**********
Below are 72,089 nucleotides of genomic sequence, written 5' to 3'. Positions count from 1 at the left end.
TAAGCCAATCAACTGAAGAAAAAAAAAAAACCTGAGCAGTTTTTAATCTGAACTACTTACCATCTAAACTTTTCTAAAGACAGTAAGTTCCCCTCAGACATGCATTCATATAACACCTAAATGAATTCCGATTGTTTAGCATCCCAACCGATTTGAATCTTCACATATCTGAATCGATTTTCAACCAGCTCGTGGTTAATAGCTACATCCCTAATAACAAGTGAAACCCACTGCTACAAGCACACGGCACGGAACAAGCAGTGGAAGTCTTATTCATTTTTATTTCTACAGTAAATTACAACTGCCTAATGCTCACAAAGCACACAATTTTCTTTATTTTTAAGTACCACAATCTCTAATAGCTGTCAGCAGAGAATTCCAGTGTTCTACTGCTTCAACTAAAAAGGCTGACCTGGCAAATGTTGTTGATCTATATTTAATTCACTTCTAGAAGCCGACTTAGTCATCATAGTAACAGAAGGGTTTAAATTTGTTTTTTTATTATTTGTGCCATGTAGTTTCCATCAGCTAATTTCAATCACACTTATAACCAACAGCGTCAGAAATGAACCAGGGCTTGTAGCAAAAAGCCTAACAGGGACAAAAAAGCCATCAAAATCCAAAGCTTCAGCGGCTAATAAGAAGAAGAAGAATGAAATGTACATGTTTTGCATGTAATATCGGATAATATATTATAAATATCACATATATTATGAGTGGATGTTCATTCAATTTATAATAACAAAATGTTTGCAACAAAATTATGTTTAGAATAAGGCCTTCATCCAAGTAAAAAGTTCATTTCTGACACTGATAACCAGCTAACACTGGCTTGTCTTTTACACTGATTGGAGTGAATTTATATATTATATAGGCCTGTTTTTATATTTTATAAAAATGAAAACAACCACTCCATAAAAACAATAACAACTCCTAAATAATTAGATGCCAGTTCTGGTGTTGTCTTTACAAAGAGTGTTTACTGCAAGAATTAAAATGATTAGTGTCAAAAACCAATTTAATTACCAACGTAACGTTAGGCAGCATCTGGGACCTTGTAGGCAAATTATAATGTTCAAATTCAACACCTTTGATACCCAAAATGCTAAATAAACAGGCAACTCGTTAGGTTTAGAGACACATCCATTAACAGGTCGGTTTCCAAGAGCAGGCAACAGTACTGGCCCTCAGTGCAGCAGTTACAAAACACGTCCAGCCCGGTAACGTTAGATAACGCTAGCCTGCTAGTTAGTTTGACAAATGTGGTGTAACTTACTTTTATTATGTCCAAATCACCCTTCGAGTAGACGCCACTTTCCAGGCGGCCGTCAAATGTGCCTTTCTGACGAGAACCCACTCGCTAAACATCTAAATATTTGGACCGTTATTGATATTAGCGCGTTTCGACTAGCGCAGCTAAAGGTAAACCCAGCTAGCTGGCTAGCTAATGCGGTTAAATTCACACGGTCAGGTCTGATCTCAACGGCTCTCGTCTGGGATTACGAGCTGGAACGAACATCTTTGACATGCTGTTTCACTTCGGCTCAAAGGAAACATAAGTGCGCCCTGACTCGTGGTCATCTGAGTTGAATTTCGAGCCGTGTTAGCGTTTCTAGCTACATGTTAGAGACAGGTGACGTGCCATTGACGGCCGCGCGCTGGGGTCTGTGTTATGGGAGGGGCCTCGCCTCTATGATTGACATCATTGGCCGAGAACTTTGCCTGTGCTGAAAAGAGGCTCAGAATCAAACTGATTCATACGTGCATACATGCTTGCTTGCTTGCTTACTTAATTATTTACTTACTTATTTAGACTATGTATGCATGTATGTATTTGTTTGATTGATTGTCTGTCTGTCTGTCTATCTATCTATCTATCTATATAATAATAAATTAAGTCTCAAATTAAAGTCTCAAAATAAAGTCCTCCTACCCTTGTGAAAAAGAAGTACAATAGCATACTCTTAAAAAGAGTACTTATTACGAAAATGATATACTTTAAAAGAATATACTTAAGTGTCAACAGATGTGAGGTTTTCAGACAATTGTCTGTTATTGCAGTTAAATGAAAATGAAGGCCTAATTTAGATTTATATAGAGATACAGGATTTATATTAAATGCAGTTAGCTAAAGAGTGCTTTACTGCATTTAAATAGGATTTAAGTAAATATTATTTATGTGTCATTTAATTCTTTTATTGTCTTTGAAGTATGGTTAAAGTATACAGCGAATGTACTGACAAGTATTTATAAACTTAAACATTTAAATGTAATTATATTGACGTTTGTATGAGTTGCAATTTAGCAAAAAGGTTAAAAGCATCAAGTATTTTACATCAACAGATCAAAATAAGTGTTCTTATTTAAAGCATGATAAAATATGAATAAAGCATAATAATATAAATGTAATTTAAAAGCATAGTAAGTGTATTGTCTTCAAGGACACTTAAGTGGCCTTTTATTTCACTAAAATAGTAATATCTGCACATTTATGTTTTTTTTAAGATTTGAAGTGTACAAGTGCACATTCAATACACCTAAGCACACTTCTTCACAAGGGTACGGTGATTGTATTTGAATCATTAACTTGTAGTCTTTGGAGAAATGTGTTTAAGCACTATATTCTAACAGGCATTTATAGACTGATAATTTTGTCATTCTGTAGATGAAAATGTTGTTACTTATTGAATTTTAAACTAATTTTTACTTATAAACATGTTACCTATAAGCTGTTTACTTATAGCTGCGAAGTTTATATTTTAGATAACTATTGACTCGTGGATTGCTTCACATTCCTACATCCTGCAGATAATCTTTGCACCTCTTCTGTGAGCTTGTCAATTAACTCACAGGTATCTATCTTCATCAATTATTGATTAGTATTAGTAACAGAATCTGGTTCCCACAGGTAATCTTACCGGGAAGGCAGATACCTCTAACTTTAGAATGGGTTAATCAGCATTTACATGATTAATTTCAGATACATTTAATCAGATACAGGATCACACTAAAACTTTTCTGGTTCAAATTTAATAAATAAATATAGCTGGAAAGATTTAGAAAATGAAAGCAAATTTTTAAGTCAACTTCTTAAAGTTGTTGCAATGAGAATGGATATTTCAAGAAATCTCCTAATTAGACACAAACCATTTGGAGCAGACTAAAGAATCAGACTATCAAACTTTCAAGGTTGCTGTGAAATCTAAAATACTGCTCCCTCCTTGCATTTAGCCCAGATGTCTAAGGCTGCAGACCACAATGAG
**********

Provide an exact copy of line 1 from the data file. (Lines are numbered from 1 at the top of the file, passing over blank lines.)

Below are 72,089 nucleotides of genomic sequence, written 5' to 3'. Positions count from 1 at the left end.